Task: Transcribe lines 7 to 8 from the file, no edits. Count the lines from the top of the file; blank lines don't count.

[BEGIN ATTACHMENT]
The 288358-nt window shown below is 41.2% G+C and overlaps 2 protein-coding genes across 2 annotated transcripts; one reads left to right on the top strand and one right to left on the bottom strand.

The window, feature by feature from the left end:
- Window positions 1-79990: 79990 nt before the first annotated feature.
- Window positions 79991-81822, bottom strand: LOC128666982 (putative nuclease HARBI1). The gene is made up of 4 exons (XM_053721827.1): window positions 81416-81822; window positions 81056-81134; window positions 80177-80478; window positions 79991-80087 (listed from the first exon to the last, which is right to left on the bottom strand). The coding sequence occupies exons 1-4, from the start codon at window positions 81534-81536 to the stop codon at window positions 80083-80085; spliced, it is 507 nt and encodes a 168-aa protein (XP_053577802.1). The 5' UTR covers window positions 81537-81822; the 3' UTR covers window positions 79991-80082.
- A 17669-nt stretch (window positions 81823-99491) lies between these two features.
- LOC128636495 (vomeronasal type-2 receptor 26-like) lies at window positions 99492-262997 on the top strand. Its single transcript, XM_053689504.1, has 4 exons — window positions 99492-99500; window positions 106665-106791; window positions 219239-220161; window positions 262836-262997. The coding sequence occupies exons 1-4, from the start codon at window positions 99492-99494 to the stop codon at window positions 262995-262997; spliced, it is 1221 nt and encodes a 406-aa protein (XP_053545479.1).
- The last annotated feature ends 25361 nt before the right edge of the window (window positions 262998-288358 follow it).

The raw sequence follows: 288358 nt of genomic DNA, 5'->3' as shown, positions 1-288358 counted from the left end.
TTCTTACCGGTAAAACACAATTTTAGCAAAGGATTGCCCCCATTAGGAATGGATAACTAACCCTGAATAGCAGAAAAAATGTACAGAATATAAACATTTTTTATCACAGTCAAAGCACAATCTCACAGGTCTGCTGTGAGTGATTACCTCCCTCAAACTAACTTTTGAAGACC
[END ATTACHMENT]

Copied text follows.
- The last annotated feature ends 25361 nt before the right edge of the window (window positions 262998-288358 follow it).

The raw sequence follows: 288358 nt of genomic DNA, 5'->3' as shown, positions 1-288358 counted from the left end.